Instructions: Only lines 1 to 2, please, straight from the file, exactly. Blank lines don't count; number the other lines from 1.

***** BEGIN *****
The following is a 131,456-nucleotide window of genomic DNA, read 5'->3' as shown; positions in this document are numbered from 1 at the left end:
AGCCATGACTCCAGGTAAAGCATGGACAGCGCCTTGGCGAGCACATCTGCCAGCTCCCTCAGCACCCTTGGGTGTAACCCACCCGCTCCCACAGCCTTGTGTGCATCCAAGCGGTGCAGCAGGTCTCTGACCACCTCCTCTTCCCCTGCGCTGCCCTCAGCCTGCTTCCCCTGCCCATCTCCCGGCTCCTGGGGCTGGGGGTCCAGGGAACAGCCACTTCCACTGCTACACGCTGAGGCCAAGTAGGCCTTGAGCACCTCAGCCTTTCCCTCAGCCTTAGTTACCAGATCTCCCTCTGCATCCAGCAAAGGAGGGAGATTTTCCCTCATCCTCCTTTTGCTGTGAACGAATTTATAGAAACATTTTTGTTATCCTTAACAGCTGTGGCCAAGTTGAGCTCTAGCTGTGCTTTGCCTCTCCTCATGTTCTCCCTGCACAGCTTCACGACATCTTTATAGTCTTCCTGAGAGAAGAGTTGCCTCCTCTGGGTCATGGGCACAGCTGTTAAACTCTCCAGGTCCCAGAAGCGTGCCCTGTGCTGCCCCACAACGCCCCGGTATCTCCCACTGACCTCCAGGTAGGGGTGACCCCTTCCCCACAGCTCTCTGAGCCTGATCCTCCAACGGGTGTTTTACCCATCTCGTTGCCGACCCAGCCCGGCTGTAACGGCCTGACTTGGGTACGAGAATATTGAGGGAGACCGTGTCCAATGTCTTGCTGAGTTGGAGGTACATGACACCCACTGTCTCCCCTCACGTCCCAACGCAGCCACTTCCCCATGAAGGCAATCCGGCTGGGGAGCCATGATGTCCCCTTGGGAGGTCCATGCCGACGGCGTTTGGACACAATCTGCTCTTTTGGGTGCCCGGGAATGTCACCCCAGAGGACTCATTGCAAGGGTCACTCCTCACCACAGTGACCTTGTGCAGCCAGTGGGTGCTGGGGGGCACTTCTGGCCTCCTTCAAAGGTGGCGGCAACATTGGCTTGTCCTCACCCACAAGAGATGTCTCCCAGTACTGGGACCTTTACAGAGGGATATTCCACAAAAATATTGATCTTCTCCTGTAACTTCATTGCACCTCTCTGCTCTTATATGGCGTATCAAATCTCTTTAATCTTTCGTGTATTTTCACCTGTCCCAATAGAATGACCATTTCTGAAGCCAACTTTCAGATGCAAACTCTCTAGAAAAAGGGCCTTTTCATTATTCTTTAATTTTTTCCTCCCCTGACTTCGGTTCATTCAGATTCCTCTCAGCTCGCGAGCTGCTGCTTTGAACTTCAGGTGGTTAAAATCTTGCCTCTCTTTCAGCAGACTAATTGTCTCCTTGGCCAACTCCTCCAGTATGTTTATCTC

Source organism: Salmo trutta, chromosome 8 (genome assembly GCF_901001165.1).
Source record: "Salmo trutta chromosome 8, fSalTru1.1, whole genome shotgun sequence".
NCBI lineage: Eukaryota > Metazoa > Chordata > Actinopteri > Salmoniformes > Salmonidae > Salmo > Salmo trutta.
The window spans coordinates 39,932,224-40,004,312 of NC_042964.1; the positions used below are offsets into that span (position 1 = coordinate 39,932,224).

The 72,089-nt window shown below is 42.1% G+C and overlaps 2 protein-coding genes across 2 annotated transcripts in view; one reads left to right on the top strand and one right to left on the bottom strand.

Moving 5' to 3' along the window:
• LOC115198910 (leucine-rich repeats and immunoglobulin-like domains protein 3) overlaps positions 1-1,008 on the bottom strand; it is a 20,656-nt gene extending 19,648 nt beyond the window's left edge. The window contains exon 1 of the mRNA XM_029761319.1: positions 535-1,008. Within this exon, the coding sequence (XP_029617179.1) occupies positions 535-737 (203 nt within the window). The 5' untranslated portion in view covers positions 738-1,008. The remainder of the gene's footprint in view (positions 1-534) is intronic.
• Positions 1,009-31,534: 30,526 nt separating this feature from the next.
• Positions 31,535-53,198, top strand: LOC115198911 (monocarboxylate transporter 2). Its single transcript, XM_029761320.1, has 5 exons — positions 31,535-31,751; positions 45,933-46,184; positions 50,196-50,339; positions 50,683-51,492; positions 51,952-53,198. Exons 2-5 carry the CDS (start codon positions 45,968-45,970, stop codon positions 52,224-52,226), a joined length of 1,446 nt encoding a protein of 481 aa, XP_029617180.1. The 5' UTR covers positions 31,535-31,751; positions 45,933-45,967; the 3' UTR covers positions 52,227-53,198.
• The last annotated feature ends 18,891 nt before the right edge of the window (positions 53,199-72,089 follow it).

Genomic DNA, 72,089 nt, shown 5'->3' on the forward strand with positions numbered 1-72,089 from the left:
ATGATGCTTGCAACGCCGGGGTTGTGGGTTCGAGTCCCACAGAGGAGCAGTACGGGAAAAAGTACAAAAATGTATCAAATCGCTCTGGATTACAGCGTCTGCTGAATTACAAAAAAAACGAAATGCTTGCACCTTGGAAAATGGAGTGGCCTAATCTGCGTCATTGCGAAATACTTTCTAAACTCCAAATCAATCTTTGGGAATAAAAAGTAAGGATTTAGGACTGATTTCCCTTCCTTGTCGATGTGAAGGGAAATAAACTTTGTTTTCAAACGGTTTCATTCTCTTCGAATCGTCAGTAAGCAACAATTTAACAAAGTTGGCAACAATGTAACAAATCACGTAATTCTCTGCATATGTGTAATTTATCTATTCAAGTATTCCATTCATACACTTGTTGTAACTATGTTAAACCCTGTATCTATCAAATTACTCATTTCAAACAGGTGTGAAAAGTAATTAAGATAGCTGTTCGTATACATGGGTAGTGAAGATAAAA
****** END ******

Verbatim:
The following is a 131,456-nucleotide window of genomic DNA, read 5'->3' as shown; positions in this document are numbered from 1 at the left end:
AGCCATGACTCCAGGTAAAGCATGGACAGCGCCTTGGCGAGCACATCTGCCAGCTCCCTCAGCACCCTTGGGTGTAACCCACCCGCTCCCACAGCCTTGTGTGCATCCAAGCGGTGCAGCAGGTCTCTGACCACCTCCTCTTCCCCTGCGCTGCCCTCAGCCTGCTTCCCCTGCCCATCTCCCGGCTCCTGGGGCTGGGGGTCCAGGGAACAGCCACTTCCACTGCTACACGCTGAGGCCAAGTAGGCCTTGAGCACCTCAGCCTTTCCCTCAGCCTTAGTTACCAGATCTCCCTCTGCATCCAGCAAAGGAGGGAGATTTTCCCTCATCCTCCTTTTGCTGTGAACGAATTTATAGAAACATTTTTGTTATCCTTAACAGCTGTGGCCAAGTTGAGCTCTAGCTGTGCTTTGCCTCTCCTCATGTTCTCCCTGCACAGCTTCACGACATCTTTATAGTCTTCCTGAGAGAAGAGTTGCCTCCTCTGGGTCATGGGCACAGCTGTTAAACTCTCCAGGTCCCAGAAGCGTGCCCTGTGCTGCCCCACAACGCCCCGGTATCTCCCACTGACCTCCAGGTAGGGGTGACCCCTTCCCCACAGCTCTCTGAGCCTGATCCTCCAACGGGTGTTTTACCCATCTCGTTGCCGACCCAGCCCGGCTGTAACGGCCTGACTTGGGTACGAGAATATTGAGGGAGACCGTGTCCAATGTCTTGCTGAGTTGGAGGTACATGACACCCACTGTCTCCCCTCACGTCCCAACGCAGCCACTTCCCCATGAAGGCAATCCGGCTGGGGAGCCATGATGTCCCCTTGGGAGGTCCATGCCGACGGCGTTTGGACACAATCTGCTCTTTTGGGTGCCCGGGAATGTCACCCCAGAGGACTCATTGCAAGGGTCACTCCTCACCACAGTGACCTTGTGCAGCCAGTGGGTGCTGGGGGGCACTTCTGGCCTCCTTCAAAGGTGGCGGCAACATTGGCTTGTCCTCACCCACAAGAGATGTCTCCCAGTACTGGGACCTTTACAGAGGGATATTCCACAAAAATATTGATCTTCTCCTGTAACTTCATTGCACCTCTCTGCTCTTATATGGCGTATCAAATCTCTTTAATCTTTCGTGTATTTTCACCTGTCCCAATAGAATGACCATTTCTGAAGCCAACTTTCAGATGCAAACTCTCTAGAAAAAGGGCCTTTTCATTATTCTTTAATTTTTTCCTCCCCTGACTTCGGTTCATTCAGATTCCTCTCAGCTCGCGAGCTGCTGCTTTGAACTTCAGGTGGTTAAAATCTTGCCTCTCTTTCAGCAGACTAATTGTCTCCTTGGCCAACTCCTCCAGTATGTTTATCTC